As an exhibition of dock history, it’s pure eye candy to have a lot of maps of the old docks showing off the area before the 1970s decline, with vast snake-like lines of railways filling every gap that was left between the water and warehouses. Not just old docks though, as the gigantic London Gateway docks in the Estuary get a look in as well.

The London Gateway is roughly the same size as the Isle of Dogs, which is huge for something that isn’t that well known.

On the other hand, while mostly filled in now, the Rotherhithe docks were so extensive that there wasn’t much land left and the map on show makes it look more like an archipelago of small islands than part of London.

Cock-upMeaning a mistake, the earliest theory of origin is in reference to leaving the yards of a ship (the horizontal bars which sails attach to) at untidy positions, ‘cocked’ at an angle.

The exhibition is based on the archives of the Port of London Authority, the century-old organisation that manages the tidal Thames and it’s their archive that largely fills the display. Away from the stories of the dockers is the story of the Authority and how it promoted London’s docks as the best place to trade goods from across the world, and commissioned classical art to show off the docks.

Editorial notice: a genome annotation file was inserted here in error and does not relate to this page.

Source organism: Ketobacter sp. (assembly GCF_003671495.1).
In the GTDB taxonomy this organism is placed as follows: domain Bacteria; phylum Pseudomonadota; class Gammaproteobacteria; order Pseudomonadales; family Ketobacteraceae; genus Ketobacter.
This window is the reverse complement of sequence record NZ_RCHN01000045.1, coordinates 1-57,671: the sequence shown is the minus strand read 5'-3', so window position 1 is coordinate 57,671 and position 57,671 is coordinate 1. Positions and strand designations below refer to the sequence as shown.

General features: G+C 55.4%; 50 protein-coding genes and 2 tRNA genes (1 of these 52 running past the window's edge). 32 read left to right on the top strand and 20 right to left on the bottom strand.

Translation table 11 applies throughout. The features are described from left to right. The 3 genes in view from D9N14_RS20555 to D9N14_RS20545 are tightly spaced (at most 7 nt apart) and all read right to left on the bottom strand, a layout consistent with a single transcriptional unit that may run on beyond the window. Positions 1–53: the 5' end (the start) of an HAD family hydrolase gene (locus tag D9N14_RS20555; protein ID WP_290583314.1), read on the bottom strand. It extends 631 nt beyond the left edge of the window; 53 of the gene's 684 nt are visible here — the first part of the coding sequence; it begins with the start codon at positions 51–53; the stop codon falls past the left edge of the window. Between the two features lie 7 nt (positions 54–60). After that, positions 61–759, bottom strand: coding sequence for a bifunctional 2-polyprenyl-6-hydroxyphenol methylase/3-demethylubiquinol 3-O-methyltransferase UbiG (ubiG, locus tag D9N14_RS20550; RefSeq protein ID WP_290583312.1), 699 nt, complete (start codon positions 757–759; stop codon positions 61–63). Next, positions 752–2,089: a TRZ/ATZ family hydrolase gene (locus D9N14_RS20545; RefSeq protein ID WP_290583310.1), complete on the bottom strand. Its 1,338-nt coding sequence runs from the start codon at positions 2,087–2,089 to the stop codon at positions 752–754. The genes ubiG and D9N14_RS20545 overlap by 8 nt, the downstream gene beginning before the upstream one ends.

There’s contemporary art here as well, as the docks have appeared in computer games, as well as so many movies that the list on display barely scratches the surface of what could have been chosen. A modern piece of art by Susan Stockwell looks at the things of trade, consumerism and empire, representing fleets of boats made from banknotes sailing on a sea of coins.

The cut of your jibThe shape of a ship’s jib sail was used to identify its nationality, indicating whether it was hostile or friendly. Now the phrase is used to express a like or dislike of someone’s general appearance.

Overall, the exhibition gives a really good overview of the history of the docks and each section in it could fill an exhibition in themselves so this is a good teaser of the depth of human history of the thousands of people who worked to supply London and the world, with food and goods.

With the news filled with stories about a shortage of freight lorry drivers and ships stuck outside seaports for a lack of space to unload, it’s also an unexpectedly timely exhibition.

Laid out in a room full of old wooden cargo boxes, the exhibition, London: Port City opens tomorrow and is free to visit at the Museum of London Docklands in Canary Wharf until 8th May 2022. You should prebook free tickets to visit the museum from here in advance.

AloofAdapted by English sailors from the Dutch word ‘loef’ (windward), this meant to maintain distance from something by pointing the ship high to the wind. It has come to describe someone who is emotionally distant.

Exhibition Rating


Museum of London Docklands
No.1 Warehouse, West India Dock Road, London
E14 4AL


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One comment
  1. Long Branch Mike says:

    Thanks for the original meanings of these phrases.